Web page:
Extensions to the modeling of initiation and progression: applications to substance use and abuse
Neale, Michael C × Harvey, Eric Maes, Hermine Sullivan, Patrick F Kendler, Kenneth S #
Behavior genetics vol:36 issue:4 pages:507-24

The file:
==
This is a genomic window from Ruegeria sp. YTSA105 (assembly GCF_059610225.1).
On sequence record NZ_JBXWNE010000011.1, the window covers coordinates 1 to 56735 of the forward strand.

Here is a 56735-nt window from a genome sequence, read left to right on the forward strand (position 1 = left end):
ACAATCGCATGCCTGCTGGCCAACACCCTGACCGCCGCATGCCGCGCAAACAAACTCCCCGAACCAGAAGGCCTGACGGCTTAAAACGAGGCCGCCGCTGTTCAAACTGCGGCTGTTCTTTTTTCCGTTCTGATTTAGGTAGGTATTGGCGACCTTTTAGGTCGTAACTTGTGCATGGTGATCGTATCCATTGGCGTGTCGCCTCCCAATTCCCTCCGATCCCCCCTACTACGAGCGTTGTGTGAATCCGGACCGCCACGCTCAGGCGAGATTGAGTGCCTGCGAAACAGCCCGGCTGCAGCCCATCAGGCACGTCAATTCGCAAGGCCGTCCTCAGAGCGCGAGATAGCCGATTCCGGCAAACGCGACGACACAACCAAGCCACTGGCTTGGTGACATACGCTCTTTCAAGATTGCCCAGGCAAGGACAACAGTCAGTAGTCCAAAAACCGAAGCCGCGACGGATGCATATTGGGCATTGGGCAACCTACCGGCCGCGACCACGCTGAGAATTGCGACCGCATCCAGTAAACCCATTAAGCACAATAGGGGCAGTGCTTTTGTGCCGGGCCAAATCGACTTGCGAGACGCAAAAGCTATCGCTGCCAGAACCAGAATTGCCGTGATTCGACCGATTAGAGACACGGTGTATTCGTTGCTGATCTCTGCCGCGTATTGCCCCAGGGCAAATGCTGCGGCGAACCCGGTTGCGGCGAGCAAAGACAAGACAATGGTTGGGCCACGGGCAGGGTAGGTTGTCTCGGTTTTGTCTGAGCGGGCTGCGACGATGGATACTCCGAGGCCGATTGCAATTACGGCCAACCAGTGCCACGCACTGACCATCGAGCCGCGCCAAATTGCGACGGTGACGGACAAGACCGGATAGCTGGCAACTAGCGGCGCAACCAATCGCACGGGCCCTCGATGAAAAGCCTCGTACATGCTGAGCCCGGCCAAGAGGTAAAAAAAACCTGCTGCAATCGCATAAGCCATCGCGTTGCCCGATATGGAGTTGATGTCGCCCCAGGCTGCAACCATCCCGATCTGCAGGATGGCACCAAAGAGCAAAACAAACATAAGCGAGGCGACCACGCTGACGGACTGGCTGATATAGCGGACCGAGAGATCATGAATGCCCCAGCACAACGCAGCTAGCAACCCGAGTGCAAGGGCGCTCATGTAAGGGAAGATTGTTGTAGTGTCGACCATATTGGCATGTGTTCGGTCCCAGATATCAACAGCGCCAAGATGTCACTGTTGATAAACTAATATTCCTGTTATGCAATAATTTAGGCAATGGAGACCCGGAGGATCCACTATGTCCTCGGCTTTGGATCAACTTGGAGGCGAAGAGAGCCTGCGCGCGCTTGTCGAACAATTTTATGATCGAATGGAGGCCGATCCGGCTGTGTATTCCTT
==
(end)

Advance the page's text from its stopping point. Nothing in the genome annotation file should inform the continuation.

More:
Twin data can provide valuable insight into the relationship between the stages of phenomena such as disease or substance abuse. Initiation of substance use may be caused by factors that are the same as, partially shared with, or completely independent of those that cause progression from use to abuse. Comparison of rates of progression among the cotwins of twins who do vs. do not initiate provides indirect information about the relationship between initiation and progression. Existing models for this relationship have been difficult to extend because they are usually expressed in terms of explicit integrals. In this paper, the problem is overcome by regarding the analysis of twin data on initiation and progression as a special case of missing data, in which individuals who do not initiate are regarded as having missing data on progression measures. Using the general framework for the analysis of ordinal data with missing values available in Mx makes extensions that include other variables much easier. The effects of continuous covariates such as age on initiation and progression becomes simple. Also facilitated are the examination of initiation and progression in two or more substances, and transition models with two or more steps. The methods are illustrated with data on the effects of cohort on liability to cannabis use and abuse, bivariate analysis of tobacco use and dependence and cannabis use and abuse, and the relationships between initiation of smoking, regular smoking and nicotine dependence. Other suitable applications include the relationship between symptoms and diagnosis, such as fears and the progression to phobia.